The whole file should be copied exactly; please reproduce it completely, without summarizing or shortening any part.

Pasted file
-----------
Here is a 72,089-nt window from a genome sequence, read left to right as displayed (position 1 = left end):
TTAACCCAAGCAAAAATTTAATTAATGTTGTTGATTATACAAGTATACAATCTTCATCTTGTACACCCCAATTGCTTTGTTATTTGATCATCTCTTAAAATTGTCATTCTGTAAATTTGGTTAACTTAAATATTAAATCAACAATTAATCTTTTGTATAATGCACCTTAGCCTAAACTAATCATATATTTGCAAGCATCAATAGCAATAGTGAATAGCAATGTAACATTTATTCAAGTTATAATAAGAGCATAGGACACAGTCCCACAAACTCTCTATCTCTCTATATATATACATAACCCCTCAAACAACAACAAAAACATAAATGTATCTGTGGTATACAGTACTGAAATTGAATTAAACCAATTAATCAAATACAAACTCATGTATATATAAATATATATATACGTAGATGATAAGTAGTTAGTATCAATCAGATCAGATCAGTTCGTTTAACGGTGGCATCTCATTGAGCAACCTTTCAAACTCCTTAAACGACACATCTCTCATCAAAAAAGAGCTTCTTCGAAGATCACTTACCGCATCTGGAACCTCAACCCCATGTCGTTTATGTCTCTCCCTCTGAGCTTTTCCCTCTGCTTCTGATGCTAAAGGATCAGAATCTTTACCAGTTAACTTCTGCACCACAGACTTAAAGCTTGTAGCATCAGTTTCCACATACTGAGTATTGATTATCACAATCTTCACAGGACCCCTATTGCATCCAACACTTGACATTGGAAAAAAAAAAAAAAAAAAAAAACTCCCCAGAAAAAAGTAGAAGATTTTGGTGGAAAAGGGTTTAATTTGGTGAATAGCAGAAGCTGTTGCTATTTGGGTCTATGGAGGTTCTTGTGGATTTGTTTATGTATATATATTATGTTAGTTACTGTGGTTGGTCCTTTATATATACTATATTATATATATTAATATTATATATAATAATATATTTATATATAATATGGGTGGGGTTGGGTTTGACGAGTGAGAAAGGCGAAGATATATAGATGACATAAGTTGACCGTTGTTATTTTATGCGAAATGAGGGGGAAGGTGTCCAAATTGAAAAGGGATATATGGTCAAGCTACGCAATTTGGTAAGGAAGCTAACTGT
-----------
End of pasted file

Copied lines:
Here is a 72,089-nt window from a genome sequence, read left to right as displayed (position 1 = left end):
TTAACCCAAGCAAAAATTTAATTAATGTTGTTGATTATACAAGTATACAATCTTCATCTTGTACACCCCAATTGCTTTGTTATTTGATCATCTCTTAAAATTGTCATTCTGTAAATTTGGTTAACTTAAATATTAAATCAACAATTAATCTTTTGTATAATGCACCTTAGCCTAAACTAATCATATATTTGCAAGCATCAATAGCAATAGTGAATAGCAATGTAACATTTATTCAAGTTATAATAAGAGCATAGGACACAGTCCCACAAACTCTCTATCTCTCTATATATATACATAACCCCTCAAACAACAACAAAAACATAAATGTATCTGTGGTATACAGTACTGAAATTGAATTAAACCAATTAATCAAATACAAACTCATGTATATATAAATATATATATACGTAGATGATAAGTAGTTAGTATCAATCAGATCAGATCAGTTCGTTTAACGGTGGCATCTCATTGAGCAACCTTTCAAACTCCTTAAACGACACATCTCTCATCAAAAAAGAGCTTCTTCGAAGATCACTTACCGCATCTGGAACCTCAACCCCATGTCGTTTATGTCTCTCCCTCTGAGCTTTTCCCTCTGCTTCTGATGCTAAAGGATCAGAATCTTTACCAGTTAACTTCTGCACCACAGACTTAAAGCTTGTAGCATCAGTTTCCACATACTGAGTATTGATTATCACAATCTTCACAGGACCCCTATTGCATCCAACACTTGACATTGGAAAAAAAAAAAAAAAAAAAAAACTCCCCAGAAAAAAGTAGAAGATTTTGGTGGAAAAGGGTTTAATTTGGTGAATAGCAGAAGCTGTTGCTATTTGGGTCTATGGAGGTTCTTGTGGATTTGTTTATGTATATATATTATGTTAGTTACTGTGGTTGGTCCTTTATATATACTATATTATATATATTAATATTATATATAATAATATATTTATATATAATATGGGTGGGGTTGGGTTTGACGAGTGAGAAAGGCGAAGATATATAGATGACATAAGTTGACCGTTGTTATTTTATGCGAAATGAGGGGGAAGGTGTCCAAATTGAAAAGGGATATATGGTCAAGCTACGCAATTTGGTAAGGAAGCTAACTGT